06 Jun Q&A: Heather Thomas Shalabi on Intelligent Movement
Q&A: Heather Thomas Shalabi on Intelligent Movement (Part 1)
Director of FLEX Studio Heather Thomas Shalabi breaks down Intelligent Movement – the fastest route to reaching fitness goals
This article is the first installment of a 2-part series
Do you find yourself repeatedly falling short of your fitness goals? Do you find yourself struggling to hit a target you’ve set for yourself despite giving yourself a more-than-reasonable time frame? If you’ve answered yes to either of these questions, consider this: Have you ever stopped to think that you might have been approaching exercise the wrong way all this time?
This month’s interview with FLEX Studio’s Director and Co-founder Heather Thomas Shalabi might hold the answer to your predicament. In this Q&A, she talks about “Intelligent Movement” – the most energy efficient way to build and tone muscle.
“Peak performance comes from intelligence,” she says. “It’s about putting thought behind your physical training.”
Piqued your interest? Let’s find out more about “Intelligent Movement” and how we might be able to integrate it into our fitness routine:
What exactly is Intelligent Movement?
Intelligent Movement is the new direction fitness has taken among athletes, coaches, trainers and high performers in the industry. They have basically realized that peak performance comes not only from rigorous application and physical dedication – but also intelligence. It must be a combination of all.
Is it a specific fitness discipline?
Not exactly. Rather, it’s an overall approach to one’s body.
You mean like a union of mind and body?
Yes, it’s about channeling one’s intellectual capacity into the body to achieve specific goals. That’s something that Pilates and yoga have always known and done, traditionally. However, any serious athlete will attest that superior physical performance in any sport requires extreme mental focus and a deep connection to the body.
So no more “checking out” while watching a movie on the elliptical?
If you want to practice Intelligent Movement, you should definitely put those days behind you!
People with Pilates training have an advantage here, because we already follow the six principles of “Centering, Concentration, Control, Precision, Breath, and Flow”. Concentration directly aligns with what IM is trying to achieve.
I know you can really get into the science of this, and that it’s a rabbit hole we could never come out of, but for the benefit of our readers, could you explain it?
I’ll try my best! It revolves around neural training, and how using the mind to direct the nervous system creates efficiency in muscular patterning.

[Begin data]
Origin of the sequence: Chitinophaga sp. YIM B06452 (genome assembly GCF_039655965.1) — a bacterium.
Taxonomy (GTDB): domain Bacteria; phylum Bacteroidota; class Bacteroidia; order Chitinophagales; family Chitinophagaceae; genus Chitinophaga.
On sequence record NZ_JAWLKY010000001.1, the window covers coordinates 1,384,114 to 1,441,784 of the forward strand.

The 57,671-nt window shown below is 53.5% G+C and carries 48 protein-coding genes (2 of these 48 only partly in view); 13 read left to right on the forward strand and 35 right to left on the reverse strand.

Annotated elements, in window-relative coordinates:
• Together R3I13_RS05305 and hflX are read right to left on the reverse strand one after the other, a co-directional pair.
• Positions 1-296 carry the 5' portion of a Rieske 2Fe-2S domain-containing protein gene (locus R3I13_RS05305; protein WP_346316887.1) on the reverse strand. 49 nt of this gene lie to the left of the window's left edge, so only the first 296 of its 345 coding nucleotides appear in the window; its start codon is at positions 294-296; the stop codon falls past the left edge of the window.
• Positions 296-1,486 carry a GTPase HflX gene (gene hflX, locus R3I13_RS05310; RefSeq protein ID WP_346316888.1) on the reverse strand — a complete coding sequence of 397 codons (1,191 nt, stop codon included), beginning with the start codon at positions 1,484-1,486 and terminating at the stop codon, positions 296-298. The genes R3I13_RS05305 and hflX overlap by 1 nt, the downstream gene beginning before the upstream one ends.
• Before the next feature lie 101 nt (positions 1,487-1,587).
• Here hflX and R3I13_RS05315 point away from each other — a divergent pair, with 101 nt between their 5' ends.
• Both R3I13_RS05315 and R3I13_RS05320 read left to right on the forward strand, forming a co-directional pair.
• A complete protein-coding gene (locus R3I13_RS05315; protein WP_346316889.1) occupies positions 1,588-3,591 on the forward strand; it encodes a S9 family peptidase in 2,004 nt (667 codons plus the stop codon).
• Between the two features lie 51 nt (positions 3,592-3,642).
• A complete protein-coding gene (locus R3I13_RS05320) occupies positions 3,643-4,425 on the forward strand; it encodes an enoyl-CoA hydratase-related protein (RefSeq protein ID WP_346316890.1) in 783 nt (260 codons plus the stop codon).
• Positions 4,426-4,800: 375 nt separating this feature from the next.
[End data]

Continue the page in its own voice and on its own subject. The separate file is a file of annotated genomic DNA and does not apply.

As you might know, the nervous system is responsible for motor control. Strictly speaking, a muscle cannot be educated, or trained…
So muscle memory is not exactly what we thought it was!
It’s an easy-to-remember term that gives you a good idea of the concept without having to get into too much detail. In reality, only the nervous system is capable of being educated.
Tapping into previously established neural pathways, or “memories,” to direct motor control through focused concentration is what speeds performance, and elicits precisely controlled movements.
The more focused concentration one has on a specific movement pattern, the more likely we can increase the number and frequency of nerve impulses reaching the muscles required to perform a certain movement – which determines the strength of muscle contraction. This is critical for improving and rehabilitating movement patterns in the quickest amount of time.
To quote Mr. Pilates, “Concentrate on the correct movement each time you exercise, lest you do them improperly and lose all vital benefits.”
Where or when have you encountered “unintelligent” movement in your years of teaching?
Almost everyday at any studio or gym! Most people, especially when they start out, are not in tune with their bodies. They are usually unaware of inefficient movement patterns, or physical shortcomings that need to be worked on. Posture is a perfect example of this. Often, those new to Pilates aren’t aware of their spinal imbalances, lower extremity misalignments and such. They just know their neck hurts.
How can this be corrected?
Through the process of learning how to move correctly. Once guided by an instructor, people begin to visualize what they want their bodies to do, even if they’re not yet able to make their bodies cooperate accordingly. What’s important is that one begins to take a conscious approach to correcting these imbalances.
Through time, practice, and concentration, you – the practitioner – begin to train the body to change old habits, whether it’s an incorrect movement or faulty posture.
So you have to be constantly focusing on correcting yourself?
Not quite. The goal is to master control over the body, so that you don’t need to be continually thinking about sitting straight, or aligning the feet, for example. You want the body to ultimately change its pattern and adopt these new practices subconsciously.
The objective of intelligent movement is natural, spontaneous movement correctly utilizing the body’s potential. You transform intention into action, until the right way becomes your automatic way of doing things.
Did you enjoy this month’s Q&A with Heather? Stay tuned for next month’s installment of the Intelligent Movement Series, in which Heather discusses using the mind’s power to profoundly affect they way we use our bodies.